Saturday, 11 August 2012

Irish Bureau of Military History records online

Carrick-on-Suir Heritage Centre
I'm just back from a week's camping in Ireland, where amongst my travels I managed to cram in some research at the Carrick-on-Suir Heritage Centre in County Tipperary. One of the lines of research I was pursuing was involvement by my wife's great uncle in the IRA campaign from 1916-22 that led to the partition of Ireland, following the War of Independence. I had previously managed to read a witness statement of Carrick based IRA volunteer Seamus Babington, given many years later, which contained several useful references to my wife's relative, although the version of the document placed online by Limerick Archives a couple of weeks ago was incomplete, with many pages missing. The Heritage Centre had several amazing documents donated by Babington's family, but not a complete version of his witness statement.

I was therefore delighted to learn this morning upon my return that the Bureau of Military History website, from the Republic of Ireland's Defence Department's Military Archives (, has finally gone live at The Bureau was established in 1947 'to assemble and co-ordinate material to form the basis for the compilation of the history of the movement for Independence from the formation of the Irish Volunteers on 25th November 1913, to the 11th July 1921.'  It gathered some 36,000 pages of statements from 1773 witnesses who had served with the Irish Volunteers, the IRA, Cumann na mBan, the Irish Republican Brotherhood, Sinn Féin, the Irish Citizen Army, relatives of deceased individuals and people not associated with any specific organisation. All of these are now online - including a complete version of Seamus Babington's statements, now some 177 pages in length, compared to the 156 page incomplete version I had previously read. The site also contains press cuttings and audio visual reports.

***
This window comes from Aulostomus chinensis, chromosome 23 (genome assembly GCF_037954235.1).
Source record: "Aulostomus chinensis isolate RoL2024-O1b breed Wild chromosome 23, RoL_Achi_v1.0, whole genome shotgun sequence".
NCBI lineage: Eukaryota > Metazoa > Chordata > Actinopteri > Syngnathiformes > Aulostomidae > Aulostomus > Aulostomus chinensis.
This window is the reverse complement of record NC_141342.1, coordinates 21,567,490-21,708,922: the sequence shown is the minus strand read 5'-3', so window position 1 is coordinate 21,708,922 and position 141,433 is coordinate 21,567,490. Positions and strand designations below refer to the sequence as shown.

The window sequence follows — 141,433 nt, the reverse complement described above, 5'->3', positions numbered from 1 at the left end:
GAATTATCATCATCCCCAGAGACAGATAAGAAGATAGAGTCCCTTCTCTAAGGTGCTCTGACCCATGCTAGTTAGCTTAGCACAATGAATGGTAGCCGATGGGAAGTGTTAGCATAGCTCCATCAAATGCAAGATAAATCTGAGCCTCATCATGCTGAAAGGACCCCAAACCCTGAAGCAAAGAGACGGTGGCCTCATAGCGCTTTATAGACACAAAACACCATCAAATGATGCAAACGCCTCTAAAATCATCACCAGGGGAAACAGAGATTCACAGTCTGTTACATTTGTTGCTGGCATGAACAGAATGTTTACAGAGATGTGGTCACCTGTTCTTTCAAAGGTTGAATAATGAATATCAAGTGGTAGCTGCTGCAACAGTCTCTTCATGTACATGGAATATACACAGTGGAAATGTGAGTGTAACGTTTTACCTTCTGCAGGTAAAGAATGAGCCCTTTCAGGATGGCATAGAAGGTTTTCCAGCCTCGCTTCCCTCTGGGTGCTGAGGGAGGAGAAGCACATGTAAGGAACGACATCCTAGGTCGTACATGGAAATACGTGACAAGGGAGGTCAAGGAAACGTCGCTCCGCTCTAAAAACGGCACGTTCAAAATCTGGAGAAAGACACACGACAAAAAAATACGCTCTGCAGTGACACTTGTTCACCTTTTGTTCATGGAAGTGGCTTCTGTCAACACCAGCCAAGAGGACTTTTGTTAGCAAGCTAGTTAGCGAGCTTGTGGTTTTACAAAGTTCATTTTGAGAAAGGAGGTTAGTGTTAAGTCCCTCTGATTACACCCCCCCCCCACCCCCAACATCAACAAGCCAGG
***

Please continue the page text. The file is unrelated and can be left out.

As a record of how one part of the United Kingdom broke away to form its own self-governing nation some ninety years ago, it is a truly extraordinary online resource, and all credit to the Department of Defence for making it available online.

This researcher is going to plunder its depths for most of the rest of the day!

(With thanks to @IrishRoots and @findmypastie)

UPDATE: An article on the new collection also appeared in the Irish Times on Tuesday August 7th - see


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